Communal nesting under climate change: fitness consequences of higher incubation temperatures for a nocturnal lizard
- Publication Type:
- Journal Article
- Global change biology, 2016, 22 (7), pp. 2405 - 2414
- Issue Date:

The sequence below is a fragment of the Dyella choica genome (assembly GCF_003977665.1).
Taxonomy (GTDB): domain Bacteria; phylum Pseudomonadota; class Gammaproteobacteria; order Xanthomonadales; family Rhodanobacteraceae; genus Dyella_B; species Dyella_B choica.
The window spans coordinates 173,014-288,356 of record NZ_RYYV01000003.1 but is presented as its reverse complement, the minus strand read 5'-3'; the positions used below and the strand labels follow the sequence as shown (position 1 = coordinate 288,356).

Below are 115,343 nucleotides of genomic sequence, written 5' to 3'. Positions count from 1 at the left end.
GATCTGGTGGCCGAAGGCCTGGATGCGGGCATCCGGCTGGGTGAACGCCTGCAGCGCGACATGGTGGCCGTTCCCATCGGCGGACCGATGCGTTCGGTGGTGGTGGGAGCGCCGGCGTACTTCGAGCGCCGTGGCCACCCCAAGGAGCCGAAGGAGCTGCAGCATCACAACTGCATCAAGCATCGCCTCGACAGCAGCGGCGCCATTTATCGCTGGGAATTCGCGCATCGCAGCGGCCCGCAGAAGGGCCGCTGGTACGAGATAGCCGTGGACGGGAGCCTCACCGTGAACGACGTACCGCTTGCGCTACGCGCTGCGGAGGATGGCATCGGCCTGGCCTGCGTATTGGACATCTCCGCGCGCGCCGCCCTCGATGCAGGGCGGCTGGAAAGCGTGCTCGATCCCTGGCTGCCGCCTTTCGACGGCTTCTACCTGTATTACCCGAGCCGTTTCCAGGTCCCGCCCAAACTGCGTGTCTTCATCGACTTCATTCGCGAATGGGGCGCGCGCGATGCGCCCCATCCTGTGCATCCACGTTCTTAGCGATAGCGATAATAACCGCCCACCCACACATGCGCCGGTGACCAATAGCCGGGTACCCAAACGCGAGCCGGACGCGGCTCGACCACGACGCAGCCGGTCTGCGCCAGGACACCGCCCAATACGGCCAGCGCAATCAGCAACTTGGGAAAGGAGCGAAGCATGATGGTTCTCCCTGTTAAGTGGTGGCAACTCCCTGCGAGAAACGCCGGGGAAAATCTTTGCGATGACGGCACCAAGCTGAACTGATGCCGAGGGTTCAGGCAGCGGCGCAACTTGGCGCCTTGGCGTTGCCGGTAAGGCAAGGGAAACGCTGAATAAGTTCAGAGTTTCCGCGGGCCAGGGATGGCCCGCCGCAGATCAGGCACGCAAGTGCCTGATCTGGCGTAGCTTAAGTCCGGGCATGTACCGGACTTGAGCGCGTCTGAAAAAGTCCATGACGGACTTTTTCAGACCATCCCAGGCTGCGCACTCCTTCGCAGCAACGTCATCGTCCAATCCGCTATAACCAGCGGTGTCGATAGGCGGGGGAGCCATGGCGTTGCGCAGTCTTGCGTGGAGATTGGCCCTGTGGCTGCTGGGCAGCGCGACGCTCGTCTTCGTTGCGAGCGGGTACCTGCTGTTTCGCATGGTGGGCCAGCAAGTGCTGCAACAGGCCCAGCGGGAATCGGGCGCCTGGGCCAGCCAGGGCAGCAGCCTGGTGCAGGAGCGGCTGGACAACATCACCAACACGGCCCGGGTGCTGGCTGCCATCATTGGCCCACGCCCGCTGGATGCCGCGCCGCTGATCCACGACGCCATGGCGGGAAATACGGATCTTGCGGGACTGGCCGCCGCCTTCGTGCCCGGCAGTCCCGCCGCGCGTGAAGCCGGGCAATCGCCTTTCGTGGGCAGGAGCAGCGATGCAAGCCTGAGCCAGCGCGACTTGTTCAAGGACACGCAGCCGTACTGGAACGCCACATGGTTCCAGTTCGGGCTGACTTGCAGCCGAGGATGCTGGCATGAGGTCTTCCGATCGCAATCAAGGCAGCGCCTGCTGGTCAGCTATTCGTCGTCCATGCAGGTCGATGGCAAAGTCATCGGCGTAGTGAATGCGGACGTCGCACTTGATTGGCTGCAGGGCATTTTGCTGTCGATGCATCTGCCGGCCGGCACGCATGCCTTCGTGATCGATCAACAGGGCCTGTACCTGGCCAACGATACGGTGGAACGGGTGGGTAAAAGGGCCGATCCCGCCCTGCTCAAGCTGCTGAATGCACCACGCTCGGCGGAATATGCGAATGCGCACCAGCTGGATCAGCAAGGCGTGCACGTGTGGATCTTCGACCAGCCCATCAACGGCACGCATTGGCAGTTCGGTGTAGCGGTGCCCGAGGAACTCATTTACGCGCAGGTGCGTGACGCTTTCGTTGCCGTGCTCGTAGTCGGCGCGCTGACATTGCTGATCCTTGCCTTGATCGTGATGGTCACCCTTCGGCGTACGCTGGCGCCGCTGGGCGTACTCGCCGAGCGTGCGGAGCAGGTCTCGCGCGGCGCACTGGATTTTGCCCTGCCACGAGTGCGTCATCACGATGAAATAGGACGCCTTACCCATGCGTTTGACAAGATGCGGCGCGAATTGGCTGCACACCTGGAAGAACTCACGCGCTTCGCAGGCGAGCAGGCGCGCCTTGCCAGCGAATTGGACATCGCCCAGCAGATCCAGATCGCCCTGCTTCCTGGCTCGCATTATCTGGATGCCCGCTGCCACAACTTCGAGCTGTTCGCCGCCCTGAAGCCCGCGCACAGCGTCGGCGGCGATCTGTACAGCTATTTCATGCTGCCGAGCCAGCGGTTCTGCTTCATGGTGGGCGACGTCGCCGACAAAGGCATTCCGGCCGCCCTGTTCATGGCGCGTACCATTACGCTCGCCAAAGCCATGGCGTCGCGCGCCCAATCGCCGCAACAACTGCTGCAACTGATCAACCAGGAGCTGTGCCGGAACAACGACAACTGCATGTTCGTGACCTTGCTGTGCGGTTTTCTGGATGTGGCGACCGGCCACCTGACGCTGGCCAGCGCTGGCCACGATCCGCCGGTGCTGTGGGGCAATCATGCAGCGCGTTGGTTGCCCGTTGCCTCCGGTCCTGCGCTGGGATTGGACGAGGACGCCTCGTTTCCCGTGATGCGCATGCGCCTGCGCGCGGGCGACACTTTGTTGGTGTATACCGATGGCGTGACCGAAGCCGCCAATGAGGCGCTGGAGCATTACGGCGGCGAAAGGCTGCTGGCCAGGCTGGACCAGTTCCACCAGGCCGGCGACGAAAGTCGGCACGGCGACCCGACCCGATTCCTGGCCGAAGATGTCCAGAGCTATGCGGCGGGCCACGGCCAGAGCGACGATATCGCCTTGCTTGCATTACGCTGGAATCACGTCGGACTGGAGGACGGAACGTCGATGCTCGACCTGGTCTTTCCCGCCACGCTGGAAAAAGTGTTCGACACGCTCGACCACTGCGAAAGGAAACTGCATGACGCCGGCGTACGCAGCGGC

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© 2016 John Wiley & Sons Ltd. Communal nesting lizards may be vulnerable to climate warming, particularly if air temperatures regulate nest temperatures. In southeastern Australia, velvet geckos Oedura lesueurii lay eggs communally inside rock crevices. We investigated whether increases in air temperatures could elevate nest temperatures, and if so, how this could influence hatching phenotypes, survival, and population dynamics. In natural nests, maximum daily air temperature influenced mean and maximum daily nest temperatures, implying that nest temperatures will increase under climate warming. To determine whether hotter nests influence hatchling phenotypes, we incubated eggs under two fluctuating temperature regimes to mimic current 'cold' nests (mean = 23.2 °C, range 10-33 °C) and future 'hot' nests (27.0 °C, 14-37 °C). 'Hot' incubation temperatures produced smaller hatchlings than did cold temperature incubation. We released individually marked hatchlings into the wild in 2014 and 2015, and monitored their survival over 10 months. In 2014 and 2015, hot-incubated hatchlings had higher annual mortality (99%, 97%) than cold-incubated (11%, 58%) or wild-born hatchlings (78%, 22%). To determine future trajectories of velvet gecko populations under climate warming, we ran population viability analyses in Vortex and varied annual rates of hatchling mortality within the range 78- 96%. Hatchling mortality strongly influenced the probability of extinction and the mean time to extinction. When hatchling mortality was >86%, populations had a higher probability of extinction (PE: range 0.52- 1.0) with mean times to extinction of 18-44 years. Whether future changes in hatchling survival translate into reduced population viability will depend on the ability of females to modify their nest-site choices. Over the period 1992-2015, females used the same communal nests annually, suggesting that there may be little plasticity in maternal nest-site selection. The impacts of climate change may therefore be especially severe on communal nesting species, particularly if such species occupy thermally challenging environments.
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